I’ve been thinking a lot lately about serving adults with special needs as a children’s librarian. I work at a large urban library and we have the luxury of having a specific children’s library area. Our policy states that you must be with a child or using children’s materials to be in the children’s library. This policy makes it clear that an adult with special needs can come into look for materials, but does allow for some grey areas. Here are a few related questions I’ve been pondering…
- What if an adult with special needs doesn’t feel comfortable in the adult parts of the library and would rather hang out in the children’s area?
- What if they want to attend a storytime that might be developmentally appropriate, but not age appropriate? How about registering for a developmentally appropriate summer reading program?
- Should we let them use our children-only internet computers or play on our iPads and AWE touchscreens?
- What happens if an adult makes a caregiver or child uncomfortable?
Serving adults with special needs can be difficult in many situations because the individuals without guidance are often in the most need of programming and services. In addition, some may be experiencing homelessness, adding another layer to the equation. Other barriers to providing targeted programming can include transportation, variety of developmental abilities, and marketing.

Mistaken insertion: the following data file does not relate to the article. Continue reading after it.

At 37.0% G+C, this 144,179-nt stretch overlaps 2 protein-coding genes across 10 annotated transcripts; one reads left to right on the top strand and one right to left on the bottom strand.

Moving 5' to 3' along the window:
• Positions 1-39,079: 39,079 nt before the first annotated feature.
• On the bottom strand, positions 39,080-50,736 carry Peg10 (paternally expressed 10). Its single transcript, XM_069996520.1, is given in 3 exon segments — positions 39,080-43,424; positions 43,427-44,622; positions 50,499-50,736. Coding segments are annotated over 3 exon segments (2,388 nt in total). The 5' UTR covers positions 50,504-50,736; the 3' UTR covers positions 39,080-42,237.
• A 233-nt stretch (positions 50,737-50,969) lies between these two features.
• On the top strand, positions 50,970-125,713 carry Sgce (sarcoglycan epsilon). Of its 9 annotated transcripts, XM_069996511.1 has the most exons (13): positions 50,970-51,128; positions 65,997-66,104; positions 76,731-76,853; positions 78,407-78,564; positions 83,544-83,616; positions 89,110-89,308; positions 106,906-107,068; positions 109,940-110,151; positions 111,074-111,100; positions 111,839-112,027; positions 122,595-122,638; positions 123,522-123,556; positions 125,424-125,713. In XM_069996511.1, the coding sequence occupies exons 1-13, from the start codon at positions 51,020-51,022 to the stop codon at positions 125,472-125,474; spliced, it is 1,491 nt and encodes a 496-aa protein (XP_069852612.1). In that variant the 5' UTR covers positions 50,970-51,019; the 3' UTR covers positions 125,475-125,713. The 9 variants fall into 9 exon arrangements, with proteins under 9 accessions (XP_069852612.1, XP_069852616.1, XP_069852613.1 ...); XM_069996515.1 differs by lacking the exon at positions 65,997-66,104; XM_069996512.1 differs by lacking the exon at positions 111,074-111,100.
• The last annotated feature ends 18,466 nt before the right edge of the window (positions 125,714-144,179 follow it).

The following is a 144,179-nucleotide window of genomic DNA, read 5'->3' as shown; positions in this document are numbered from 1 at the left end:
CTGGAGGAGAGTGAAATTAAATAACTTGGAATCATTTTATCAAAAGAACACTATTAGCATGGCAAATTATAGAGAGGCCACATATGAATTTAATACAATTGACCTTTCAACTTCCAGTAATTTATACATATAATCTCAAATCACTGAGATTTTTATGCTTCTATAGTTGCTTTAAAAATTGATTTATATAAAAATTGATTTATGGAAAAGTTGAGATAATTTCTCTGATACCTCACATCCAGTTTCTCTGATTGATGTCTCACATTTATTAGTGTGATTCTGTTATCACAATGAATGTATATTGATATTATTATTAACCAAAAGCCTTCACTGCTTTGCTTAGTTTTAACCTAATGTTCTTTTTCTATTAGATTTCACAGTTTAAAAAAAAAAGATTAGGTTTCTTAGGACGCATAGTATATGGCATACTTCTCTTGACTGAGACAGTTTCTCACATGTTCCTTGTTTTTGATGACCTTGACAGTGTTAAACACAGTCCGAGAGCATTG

All of this makes me wonder…
- How does your library handle the information and service needs of this special population?
- How do you balance the needs and comfort of children/families with those of adults with special needs?
- Do you have a designated person who provides programming for this population?
- Do you have programs targeting this special population or do you make your regular children’s offerings more inclusive? (For an excellent example of targeted programming, check out the Sensory Storytime for Special Needs Adults provided by Durham County Library, NC.)
I don’t have the answers to these questions, as they are community-, library-, individual-specific. But I’m interested to hear how you handle situations such as these in your children’s areas. What other kinds of challenges or successes have you come across? Any words of advice for other librarians?
Amy has her MLS from Texas Woman’s University and is a children’s librarian at the Denver Public Library. She is always on the look out for creative ways to incorporate the arts into children’s services and programming to extend books beyond the page. Check out Amy’s blogs: http://picturebookaday.blogspot.com/ & http://chapterbookexplorer.blogspot.com/
Please note that as a guest post, the views expressed here do not represent the official position of ALA or ALSC.